Ed Sweeney Response:

For the past four years, I have had success as a challenging and reforming yet more conservative voice on the Board. TE needs to lower our yearly tax rate and have financial accountability, real time financial reporting, and partner with parents.  My record shows that I have tried hard to effectuate these needed changes.  I will take a minority position if it makes a necessary point that makes the community think more deeply on an issue.  I have been successful at working to find the votes for a middle ground position.

My vision as a TE School Director to maintain and improve the high quality of our School District is:  (1) be a world class school district that prepares our students for College and life and (2) maintain an affordable community where middle class voters, single income families, and retirees can live without being taxed out of the district.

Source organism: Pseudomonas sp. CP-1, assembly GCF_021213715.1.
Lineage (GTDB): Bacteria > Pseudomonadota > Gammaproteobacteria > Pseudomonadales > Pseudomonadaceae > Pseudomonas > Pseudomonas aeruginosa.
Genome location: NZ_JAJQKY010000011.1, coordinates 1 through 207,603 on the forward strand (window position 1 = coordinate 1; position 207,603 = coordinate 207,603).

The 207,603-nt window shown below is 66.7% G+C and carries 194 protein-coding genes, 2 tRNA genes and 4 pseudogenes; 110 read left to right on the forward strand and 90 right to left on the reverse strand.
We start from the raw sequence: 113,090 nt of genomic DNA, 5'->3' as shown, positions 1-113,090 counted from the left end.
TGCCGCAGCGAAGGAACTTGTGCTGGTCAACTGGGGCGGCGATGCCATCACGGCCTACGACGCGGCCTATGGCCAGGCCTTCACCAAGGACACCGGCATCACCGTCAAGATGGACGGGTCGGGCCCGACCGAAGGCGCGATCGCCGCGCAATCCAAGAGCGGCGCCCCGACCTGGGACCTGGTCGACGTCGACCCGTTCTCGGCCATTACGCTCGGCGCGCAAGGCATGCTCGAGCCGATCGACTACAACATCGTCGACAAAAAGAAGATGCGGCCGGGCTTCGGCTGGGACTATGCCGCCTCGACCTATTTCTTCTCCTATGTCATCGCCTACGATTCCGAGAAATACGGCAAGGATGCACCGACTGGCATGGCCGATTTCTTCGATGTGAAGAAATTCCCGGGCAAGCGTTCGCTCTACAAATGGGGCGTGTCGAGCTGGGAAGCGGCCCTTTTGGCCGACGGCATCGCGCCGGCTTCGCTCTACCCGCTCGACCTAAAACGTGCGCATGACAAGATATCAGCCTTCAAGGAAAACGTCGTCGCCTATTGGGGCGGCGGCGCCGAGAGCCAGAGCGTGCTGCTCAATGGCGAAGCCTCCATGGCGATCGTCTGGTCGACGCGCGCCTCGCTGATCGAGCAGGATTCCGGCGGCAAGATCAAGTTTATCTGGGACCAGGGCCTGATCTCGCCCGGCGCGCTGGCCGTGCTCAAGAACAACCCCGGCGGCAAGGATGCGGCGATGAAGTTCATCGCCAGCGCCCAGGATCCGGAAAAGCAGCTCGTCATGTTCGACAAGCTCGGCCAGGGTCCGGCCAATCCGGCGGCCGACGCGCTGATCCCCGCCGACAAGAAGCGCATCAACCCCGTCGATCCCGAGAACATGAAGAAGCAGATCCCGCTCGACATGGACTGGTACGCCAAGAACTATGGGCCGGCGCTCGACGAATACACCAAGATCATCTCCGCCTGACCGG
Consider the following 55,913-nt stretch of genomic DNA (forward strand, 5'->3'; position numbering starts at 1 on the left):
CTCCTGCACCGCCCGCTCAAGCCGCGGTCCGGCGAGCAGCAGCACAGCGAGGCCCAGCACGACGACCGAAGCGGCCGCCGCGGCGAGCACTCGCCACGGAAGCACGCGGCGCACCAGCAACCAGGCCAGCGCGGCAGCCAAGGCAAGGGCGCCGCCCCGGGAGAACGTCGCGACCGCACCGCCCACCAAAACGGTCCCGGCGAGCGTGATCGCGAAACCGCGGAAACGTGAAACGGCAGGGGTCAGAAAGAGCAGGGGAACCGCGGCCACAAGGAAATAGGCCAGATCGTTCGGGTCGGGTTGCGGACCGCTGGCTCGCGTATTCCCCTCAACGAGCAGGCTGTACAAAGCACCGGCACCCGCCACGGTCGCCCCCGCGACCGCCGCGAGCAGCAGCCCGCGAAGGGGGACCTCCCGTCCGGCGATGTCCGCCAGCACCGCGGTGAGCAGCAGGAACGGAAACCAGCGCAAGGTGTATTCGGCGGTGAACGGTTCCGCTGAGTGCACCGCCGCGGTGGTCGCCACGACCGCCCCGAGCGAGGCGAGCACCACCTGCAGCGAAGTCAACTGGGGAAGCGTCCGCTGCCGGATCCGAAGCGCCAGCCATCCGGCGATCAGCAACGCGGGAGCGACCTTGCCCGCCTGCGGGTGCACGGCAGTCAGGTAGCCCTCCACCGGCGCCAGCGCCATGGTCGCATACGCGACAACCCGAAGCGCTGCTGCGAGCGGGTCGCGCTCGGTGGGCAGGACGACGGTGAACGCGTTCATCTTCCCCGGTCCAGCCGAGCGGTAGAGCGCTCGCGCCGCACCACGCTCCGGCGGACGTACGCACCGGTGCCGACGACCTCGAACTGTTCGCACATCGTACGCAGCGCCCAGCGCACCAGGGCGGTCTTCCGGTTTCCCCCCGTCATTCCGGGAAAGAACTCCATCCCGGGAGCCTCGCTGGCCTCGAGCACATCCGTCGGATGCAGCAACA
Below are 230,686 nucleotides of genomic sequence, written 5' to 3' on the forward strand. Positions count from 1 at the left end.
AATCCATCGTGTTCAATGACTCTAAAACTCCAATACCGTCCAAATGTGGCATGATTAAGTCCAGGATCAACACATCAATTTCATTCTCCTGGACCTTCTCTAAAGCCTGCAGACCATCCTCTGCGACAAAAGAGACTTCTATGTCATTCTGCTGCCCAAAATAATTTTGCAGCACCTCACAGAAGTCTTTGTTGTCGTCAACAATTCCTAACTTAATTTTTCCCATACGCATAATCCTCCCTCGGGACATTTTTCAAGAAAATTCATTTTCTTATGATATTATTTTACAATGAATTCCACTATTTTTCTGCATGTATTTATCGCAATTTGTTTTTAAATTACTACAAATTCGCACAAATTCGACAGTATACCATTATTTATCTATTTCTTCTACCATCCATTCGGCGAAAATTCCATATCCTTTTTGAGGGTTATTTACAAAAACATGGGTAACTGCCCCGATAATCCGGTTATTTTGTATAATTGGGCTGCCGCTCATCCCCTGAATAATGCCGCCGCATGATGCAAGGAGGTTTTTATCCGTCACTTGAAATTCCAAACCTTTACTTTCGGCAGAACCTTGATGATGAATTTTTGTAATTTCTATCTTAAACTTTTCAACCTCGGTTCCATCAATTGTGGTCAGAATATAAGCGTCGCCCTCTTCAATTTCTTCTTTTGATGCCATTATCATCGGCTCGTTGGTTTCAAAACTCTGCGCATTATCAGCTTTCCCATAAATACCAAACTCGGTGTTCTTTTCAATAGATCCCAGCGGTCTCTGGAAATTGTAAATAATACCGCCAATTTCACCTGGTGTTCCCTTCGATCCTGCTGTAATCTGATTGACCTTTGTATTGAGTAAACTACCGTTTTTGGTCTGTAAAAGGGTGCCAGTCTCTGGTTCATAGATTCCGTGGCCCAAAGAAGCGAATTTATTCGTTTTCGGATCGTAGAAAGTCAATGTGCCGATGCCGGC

Sue Tiede Response:

I have spent my entire professional career in education. As a teacher, school counselor, elementary principal and district-level administrator I have had the privilege and the responsibility of working with children, parents, teachers and community members to provide students with an unrivaled public-school education experience. As a proud parent of three Conestoga graduates and the grandparent of five young students who live in the T/E District, I am deeply invested in ensuring our first-rate schools continue to be the cornerstone of this vibrant community in which we live.

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T/E School Board Candidate Question #3: Utilizing Public Participation & Input